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    Personally, I wouldn't mention it at all to an employer, unless they explicitly ask about it. If you tell them outright, then you put them in an awkward position because not hiring you would mean they're exposing themselves to discrimination charges. PS: IANAL. – Radu Murzea Jul 20 '14 at 15:34
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    @RaduMurzea: If the name you want to use in the workplace doesn't match the name on your legal documents (e.g. passport), you will have to do some explaining. – Bart van Ingen Schenau Jul 20 '14 at 16:17
  • One would help that has already been addressed. But you are correct. Your official name recongized by the government should match what you provide to employer. – Donald Jul 21 '14 at 11:56
  • guidance on changing name by deed poll in the UK: gov.uk/change-name-deed-poll (annoyingly, you need a passport to prove you are eligible to work in the UK these days) – Yvonne Aburrow Nov 16 '17 at 15:55
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Just mention it in the email. Nothing bad will come out of it and if they couldn't handle that in an email response, it would be a very unwelcoming place for you to work anyways.

  1. If they see different names, they'll be confused. If you explain, you just want to do it in a way that makes it clear that you can provide documentation to show that both names are truly you.

  2. If you use the two different names without an explanation, they will be confused and will probably ask anyways. On the chance that they don't ask, they might just disregard it as a scam.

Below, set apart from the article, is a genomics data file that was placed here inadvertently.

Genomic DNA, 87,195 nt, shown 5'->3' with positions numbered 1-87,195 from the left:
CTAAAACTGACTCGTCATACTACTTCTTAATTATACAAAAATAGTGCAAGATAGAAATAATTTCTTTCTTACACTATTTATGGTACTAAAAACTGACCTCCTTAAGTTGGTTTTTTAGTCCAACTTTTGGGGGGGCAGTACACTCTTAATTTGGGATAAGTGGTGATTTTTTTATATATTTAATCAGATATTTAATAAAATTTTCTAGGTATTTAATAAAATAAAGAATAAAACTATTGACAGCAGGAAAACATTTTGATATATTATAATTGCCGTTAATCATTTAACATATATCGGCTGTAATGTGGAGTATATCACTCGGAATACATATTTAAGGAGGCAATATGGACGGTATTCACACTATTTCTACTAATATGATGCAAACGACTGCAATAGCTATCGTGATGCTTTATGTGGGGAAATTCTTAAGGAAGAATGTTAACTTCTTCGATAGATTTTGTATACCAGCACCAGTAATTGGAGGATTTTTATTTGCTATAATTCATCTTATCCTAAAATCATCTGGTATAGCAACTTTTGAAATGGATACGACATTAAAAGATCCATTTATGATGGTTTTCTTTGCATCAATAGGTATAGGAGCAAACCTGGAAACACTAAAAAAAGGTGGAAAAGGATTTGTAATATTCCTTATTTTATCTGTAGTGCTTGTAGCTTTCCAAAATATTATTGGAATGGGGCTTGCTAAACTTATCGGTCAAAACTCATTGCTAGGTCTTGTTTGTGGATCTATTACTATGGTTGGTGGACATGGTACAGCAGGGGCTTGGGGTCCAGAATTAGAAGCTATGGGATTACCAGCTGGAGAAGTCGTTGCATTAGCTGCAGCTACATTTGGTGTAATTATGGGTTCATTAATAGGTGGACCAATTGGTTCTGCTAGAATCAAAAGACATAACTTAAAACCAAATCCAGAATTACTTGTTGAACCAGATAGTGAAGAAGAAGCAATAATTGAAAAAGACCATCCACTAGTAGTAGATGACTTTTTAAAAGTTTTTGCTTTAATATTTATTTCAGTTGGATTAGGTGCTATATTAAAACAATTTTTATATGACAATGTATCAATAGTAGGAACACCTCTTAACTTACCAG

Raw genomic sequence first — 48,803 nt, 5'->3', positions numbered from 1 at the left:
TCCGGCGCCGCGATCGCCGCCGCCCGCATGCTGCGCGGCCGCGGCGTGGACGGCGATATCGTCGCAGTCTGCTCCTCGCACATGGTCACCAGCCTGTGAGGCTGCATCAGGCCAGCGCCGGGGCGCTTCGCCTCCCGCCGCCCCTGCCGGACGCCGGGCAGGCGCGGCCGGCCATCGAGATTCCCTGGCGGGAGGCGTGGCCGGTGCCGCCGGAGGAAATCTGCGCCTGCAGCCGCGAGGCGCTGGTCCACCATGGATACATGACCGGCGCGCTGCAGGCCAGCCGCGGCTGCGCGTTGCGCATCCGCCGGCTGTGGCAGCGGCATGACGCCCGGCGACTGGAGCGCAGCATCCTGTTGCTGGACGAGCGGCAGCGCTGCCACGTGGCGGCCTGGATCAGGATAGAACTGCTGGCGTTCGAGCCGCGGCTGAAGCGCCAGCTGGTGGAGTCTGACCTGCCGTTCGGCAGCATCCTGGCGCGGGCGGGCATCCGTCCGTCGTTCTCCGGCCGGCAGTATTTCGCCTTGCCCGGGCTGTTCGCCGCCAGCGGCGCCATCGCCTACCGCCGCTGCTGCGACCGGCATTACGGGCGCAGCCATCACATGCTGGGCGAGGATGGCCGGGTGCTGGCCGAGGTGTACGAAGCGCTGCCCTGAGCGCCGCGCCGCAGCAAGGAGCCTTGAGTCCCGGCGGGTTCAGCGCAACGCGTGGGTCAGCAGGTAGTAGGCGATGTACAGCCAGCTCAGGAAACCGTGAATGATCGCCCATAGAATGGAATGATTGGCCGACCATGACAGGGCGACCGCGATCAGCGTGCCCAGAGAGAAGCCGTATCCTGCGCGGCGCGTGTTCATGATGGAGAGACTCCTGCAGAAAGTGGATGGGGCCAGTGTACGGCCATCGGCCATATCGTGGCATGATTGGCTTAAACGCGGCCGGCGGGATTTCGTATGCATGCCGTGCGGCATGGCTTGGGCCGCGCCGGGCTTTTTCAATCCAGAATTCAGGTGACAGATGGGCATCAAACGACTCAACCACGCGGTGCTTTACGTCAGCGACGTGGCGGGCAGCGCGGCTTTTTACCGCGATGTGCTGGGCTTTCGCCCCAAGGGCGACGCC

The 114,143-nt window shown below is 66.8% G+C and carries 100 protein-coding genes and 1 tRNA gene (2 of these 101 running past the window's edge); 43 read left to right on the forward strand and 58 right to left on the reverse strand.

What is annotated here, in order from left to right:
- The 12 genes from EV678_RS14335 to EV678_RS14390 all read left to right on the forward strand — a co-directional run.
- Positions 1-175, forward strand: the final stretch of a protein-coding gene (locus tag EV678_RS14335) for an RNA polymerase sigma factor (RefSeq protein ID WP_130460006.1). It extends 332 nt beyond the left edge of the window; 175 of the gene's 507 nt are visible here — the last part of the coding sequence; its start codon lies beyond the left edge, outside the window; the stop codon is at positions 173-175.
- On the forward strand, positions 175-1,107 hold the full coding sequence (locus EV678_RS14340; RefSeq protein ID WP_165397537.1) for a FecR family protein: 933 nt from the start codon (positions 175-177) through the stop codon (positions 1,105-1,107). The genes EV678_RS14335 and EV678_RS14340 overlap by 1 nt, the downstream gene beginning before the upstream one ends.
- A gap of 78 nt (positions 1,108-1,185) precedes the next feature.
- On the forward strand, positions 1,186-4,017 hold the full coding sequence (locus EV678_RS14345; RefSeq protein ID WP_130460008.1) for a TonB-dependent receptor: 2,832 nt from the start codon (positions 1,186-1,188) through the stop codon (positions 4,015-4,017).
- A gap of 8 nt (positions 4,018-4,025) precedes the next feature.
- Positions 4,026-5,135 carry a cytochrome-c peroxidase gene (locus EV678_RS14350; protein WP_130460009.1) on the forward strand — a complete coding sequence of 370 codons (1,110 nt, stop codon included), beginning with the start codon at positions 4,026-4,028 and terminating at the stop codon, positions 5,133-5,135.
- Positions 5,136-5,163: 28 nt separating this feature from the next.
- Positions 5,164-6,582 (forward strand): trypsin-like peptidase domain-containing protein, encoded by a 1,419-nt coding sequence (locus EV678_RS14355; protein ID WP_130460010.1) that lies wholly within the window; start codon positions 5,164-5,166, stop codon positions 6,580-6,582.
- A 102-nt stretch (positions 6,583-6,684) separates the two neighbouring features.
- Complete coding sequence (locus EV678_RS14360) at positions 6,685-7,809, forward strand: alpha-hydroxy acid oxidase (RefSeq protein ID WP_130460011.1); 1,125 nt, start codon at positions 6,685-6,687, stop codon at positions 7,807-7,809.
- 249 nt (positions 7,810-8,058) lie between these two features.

3. If you somehow managed to get through the whole thing without them asking and without telling them... it doesn't really get you anything. You said they're still going to know your situation once you work there anyways.

0

You are a female now. Use your female name. This assumes that you officially changed your name. You can, of course, also mention your birth name, which should make things a bit clearer.

Let's look up Dani Bunten in Wikipedia:

Danielle Bunten Berry (February 19, 1949 – July 3, 1998), born Daniel Paul Bunten, and also known as Dan Bunten, was an American game designer and programmer, known for the 1983 game M.U.L.E. (one of the first influential multiplayer games), and 1984's The Seven Cities of Gold.

Bunten underwent sex reassignment surgery in November 1992, so her most famous accomplishments were achieved as a male (or by a female mind trapped inside a male body). Still, she is referred to as a woman (using the personal pronoun "she") in the "male part" or her biography.